Posted by: AWW at September 23, 2004 12:26 PM

Arianna was a sorta, kinda, married-to-one type Republican. Well before the '00 election, she began to identify herself as a "recovering Republican" and adopted her current Maureen-Dowd-with-a-Greek-accent schtick.

[sarcasam] Personally, I think her career has been all downhill ever since Green Acres was cancelled. [/sarcasam]

Posted by: Mike Morley at September 23, 2004 12:41 PM

It turns out that both Arianna and Michael weren't really GOP or Dem; they go wherever they're most likely to be invited to dine with the fat cats, and in return, they say whatever they're asked to say.

Posted by: Michael Herdegen at September 23, 2004 12:50 PM

Arianna's a twit.

Posted by: Andrew X at September 23, 2004 1:07 PM

Her biography of Picasso is outstanding.

Posted by: oj at September 23, 2004 1:24 PM

Picasso was a twit, too.

[span class=AndrewRooneyClone] Did you ever wonder why Arianna gets on Larry King so much like she's someone important, especially after the recall election, when she got, like, fewer votes than Gary Coleman? [/span]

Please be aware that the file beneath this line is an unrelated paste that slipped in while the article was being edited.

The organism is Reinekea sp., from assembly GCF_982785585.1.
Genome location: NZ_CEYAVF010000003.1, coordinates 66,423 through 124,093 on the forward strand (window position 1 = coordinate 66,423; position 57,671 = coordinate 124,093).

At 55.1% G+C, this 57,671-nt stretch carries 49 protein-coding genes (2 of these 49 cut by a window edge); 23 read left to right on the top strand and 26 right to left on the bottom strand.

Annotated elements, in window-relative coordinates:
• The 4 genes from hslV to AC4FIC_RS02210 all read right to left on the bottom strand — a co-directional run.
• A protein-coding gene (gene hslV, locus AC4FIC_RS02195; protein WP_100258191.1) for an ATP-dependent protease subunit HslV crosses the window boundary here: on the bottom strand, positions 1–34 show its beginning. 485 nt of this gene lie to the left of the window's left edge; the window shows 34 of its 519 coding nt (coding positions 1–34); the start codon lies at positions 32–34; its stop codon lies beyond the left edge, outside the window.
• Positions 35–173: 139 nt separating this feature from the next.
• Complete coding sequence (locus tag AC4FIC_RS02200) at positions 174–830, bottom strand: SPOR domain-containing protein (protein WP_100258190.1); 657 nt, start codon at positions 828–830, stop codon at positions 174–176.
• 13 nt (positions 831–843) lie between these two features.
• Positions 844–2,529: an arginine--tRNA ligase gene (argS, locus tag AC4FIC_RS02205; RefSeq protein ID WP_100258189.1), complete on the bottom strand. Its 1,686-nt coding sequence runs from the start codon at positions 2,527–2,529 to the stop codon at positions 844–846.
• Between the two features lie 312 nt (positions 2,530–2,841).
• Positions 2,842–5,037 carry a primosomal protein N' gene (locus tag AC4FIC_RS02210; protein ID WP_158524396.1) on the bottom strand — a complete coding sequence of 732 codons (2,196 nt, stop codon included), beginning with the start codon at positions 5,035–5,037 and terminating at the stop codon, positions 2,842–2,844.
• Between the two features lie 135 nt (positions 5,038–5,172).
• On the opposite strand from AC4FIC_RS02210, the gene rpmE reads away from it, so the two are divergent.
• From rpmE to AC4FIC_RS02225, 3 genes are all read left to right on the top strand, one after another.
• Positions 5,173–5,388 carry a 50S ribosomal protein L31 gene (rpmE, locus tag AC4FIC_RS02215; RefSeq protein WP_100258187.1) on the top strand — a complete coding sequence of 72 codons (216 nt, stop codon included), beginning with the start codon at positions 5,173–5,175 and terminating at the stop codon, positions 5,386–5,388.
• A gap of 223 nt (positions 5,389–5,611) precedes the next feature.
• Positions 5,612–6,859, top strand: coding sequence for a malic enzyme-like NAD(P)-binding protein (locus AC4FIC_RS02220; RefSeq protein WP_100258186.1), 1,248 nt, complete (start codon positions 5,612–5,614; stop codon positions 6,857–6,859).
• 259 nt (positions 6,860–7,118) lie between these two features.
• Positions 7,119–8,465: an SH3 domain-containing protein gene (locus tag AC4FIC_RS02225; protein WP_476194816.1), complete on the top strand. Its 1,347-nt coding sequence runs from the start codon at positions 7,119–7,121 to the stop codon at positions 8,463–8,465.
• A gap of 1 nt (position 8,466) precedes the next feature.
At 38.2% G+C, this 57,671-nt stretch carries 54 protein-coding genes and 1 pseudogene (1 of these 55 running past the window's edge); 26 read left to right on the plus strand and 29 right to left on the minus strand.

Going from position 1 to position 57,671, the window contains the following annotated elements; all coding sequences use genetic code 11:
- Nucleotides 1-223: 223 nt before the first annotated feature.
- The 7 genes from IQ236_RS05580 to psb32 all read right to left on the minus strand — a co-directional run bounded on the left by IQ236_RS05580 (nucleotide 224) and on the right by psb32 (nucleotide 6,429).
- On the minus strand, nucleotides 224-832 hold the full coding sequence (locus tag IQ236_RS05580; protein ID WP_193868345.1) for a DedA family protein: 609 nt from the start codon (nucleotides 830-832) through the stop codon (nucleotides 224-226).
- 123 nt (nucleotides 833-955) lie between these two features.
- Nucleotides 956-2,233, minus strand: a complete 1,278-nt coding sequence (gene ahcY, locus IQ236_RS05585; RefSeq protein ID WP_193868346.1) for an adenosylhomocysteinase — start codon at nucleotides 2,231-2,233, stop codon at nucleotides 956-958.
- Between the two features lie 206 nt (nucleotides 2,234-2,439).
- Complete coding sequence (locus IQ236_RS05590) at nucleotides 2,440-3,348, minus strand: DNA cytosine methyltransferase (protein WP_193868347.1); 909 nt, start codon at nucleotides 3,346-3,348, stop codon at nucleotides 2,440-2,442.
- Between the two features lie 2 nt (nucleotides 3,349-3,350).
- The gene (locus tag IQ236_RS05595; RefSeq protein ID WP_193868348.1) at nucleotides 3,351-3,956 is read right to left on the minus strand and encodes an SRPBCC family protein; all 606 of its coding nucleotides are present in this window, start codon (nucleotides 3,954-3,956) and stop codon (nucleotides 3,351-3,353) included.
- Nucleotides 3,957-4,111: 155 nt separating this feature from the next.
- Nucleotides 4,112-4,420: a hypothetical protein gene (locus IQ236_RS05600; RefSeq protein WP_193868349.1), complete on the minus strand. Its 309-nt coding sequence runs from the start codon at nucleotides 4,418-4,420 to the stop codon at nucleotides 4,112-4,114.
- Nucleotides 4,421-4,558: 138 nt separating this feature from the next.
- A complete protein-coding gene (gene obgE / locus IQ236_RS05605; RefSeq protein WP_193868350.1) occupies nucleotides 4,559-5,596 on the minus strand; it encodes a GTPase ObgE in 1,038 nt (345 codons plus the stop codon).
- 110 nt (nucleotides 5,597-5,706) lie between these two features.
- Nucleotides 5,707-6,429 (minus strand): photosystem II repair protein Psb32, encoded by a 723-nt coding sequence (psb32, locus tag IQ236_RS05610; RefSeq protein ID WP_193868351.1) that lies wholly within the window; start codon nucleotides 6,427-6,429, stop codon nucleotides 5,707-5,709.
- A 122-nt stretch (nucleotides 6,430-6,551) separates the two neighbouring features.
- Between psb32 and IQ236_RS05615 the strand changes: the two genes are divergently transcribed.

Posted by: Mike Morley at September 23, 2004 1:43 PM

Mike:

Which she proves devastatingly in her bio of him. It's delightfully savage.

Posted by: oj at September 23, 2004 1:49 PM

She's like a female Jim Jeffords. She never really was a Republican and now she's really not a Republican. What's the difference? Just a name.

Posted by: Governor Breck at September 23, 2004 2:18 PM

OJ:

Glad to hear that. It's nice to know that Arianna got something right for once.

Posted by: Mike Morley at September 23, 2004 2:48 PM

I don't recall Arianna being very political when she was married to Republican Mike Huffington. It wasn't until she divorced him that she turned into a radical liberal. Perhaps, she always was and just kept her mouth shut.

During Mike Huffington's '94 Senate campaign, I vaguely remember something about Diane Feinstein criticizing Arianna for belonging to some kind of a cult. Does anybody remember that? I could be wrong, but I am not sure.

Posted by: Vince at September 23, 2004 3:35 PM

>...something about Diane Feinstein criticizing
>Arianna for belonging to some kind of a cult.

I remember that, too. Don't remember which cult, though. We have so many of them out here in SoCal.

What I remember is her exchange with Schwarzenegger in that debate, and the future Governator's smackdown -- "I tink I haff a part for you in Terminator 4."

Posted by: Ken at September 23, 2004 3:54 PM

Coors is not going to win Colorado. I have lived here all my life, and Salazar appears to be unstoppable. I think Bush will get our 9 EC votes, though.

--Stephen

Posted by: Stephen at September 23, 2004 6:34 PM

Didn't Michael Huffington go homosexual? Can you blame him?

Posted by: AC at September 23, 2004 8:25 PM